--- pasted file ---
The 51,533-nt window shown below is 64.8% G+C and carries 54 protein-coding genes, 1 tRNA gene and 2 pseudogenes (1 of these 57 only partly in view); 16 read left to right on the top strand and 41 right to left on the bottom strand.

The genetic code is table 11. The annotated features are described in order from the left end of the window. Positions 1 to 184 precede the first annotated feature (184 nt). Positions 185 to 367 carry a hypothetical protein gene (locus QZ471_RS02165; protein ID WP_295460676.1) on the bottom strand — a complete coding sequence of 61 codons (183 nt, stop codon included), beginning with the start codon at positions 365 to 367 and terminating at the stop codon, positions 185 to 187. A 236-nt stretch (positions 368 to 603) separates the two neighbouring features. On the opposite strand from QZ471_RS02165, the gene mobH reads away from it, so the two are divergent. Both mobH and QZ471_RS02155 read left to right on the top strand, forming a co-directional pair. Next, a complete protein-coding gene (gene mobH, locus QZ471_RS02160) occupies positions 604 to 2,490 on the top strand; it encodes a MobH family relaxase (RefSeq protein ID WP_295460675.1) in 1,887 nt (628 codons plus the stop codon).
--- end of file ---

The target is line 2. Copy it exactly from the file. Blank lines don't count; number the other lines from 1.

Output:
The genetic code is table 11. The annotated features are described in order from the left end of the window. Positions 1 to 184 precede the first annotated feature (184 nt). Positions 185 to 367 carry a hypothetical protein gene (locus QZ471_RS02165; protein ID WP_295460676.1) on the bottom strand — a complete coding sequence of 61 codons (183 nt, stop codon included), beginning with the start codon at positions 365 to 367 and terminating at the stop codon, positions 185 to 187. A 236-nt stretch (positions 368 to 603) separates the two neighbouring features. On the opposite strand from QZ471_RS02165, the gene mobH reads away from it, so the two are divergent. Both mobH and QZ471_RS02155 read left to right on the top strand, forming a co-directional pair. Next, a complete protein-coding gene (gene mobH, locus QZ471_RS02160) occupies positions 604 to 2,490 on the top strand; it encodes a MobH family relaxase (RefSeq protein ID WP_295460675.1) in 1,887 nt (628 codons plus the stop codon).